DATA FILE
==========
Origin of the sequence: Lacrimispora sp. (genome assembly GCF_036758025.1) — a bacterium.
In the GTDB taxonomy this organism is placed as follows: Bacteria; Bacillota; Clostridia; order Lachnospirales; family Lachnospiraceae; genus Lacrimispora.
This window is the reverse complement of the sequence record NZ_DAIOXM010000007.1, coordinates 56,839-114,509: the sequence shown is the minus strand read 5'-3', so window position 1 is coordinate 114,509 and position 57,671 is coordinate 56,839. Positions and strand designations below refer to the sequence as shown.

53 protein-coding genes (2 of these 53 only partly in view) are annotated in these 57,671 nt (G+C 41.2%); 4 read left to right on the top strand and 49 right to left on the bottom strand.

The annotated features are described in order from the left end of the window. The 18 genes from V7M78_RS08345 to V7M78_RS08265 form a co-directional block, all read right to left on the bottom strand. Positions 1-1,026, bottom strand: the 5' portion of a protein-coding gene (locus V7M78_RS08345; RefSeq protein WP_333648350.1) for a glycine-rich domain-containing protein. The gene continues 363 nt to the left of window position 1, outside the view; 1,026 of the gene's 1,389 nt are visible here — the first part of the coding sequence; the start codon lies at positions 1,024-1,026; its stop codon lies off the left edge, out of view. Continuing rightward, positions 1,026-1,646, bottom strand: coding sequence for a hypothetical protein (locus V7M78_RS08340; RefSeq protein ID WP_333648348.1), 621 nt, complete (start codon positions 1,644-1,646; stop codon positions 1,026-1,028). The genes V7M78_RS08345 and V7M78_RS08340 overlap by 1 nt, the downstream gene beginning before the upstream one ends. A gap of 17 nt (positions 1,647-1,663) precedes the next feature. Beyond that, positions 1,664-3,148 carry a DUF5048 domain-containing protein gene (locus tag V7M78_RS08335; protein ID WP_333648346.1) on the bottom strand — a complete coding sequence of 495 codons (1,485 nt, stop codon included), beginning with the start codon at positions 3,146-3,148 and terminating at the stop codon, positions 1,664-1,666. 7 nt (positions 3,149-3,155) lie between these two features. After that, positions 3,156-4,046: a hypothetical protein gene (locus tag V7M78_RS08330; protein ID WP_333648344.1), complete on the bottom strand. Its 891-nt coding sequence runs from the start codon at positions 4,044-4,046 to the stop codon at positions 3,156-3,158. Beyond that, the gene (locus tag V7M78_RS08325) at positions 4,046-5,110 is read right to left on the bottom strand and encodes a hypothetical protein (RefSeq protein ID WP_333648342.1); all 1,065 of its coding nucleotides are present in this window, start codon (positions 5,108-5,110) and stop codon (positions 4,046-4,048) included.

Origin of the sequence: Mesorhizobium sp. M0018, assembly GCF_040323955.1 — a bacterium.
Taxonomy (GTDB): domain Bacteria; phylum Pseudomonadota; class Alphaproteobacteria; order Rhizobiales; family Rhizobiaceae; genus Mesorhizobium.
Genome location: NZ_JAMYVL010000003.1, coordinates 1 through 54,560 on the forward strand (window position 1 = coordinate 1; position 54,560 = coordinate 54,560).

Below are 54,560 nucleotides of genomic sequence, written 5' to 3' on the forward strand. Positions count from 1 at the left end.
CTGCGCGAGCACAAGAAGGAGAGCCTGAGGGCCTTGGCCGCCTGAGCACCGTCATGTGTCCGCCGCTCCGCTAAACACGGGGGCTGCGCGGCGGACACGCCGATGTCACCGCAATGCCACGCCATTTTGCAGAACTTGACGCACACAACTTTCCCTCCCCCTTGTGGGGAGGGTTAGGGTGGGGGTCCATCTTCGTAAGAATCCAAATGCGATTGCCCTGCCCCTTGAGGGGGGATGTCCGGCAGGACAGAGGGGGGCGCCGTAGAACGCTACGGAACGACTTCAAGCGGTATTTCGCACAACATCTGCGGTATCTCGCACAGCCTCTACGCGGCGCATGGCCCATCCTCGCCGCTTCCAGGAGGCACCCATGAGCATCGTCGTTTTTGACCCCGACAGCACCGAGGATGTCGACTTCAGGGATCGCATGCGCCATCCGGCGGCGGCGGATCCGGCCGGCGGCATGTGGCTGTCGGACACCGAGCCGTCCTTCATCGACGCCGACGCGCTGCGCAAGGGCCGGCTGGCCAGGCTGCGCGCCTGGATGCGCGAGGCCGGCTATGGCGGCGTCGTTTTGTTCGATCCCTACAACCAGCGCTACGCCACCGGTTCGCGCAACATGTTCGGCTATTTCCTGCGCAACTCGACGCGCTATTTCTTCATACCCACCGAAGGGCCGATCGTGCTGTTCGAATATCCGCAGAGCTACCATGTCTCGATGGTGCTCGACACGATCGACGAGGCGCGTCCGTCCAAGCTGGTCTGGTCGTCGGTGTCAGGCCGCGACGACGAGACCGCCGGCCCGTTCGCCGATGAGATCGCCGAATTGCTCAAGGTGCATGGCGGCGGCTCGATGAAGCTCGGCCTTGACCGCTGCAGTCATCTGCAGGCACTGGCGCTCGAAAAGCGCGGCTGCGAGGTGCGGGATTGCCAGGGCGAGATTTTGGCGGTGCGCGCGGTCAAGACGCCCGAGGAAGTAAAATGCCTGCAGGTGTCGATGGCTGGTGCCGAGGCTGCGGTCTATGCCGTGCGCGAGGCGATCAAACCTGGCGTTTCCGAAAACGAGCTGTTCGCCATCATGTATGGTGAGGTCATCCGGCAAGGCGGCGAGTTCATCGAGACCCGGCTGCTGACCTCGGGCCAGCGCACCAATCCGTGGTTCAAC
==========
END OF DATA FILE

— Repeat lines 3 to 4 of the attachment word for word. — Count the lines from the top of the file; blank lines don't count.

This window is the reverse complement of the sequence record NZ_DAIOXM010000007.1, coordinates 56,839-114,509: the sequence shown is the minus strand read 5'-3', so window position 1 is coordinate 114,509 and position 57,671 is coordinate 56,839. Positions and strand designations below refer to the sequence as shown.

53 protein-coding genes (2 of these 53 only partly in view) are annotated in these 57,671 nt (G+C 41.2%); 4 read left to right on the top strand and 49 right to left on the bottom strand.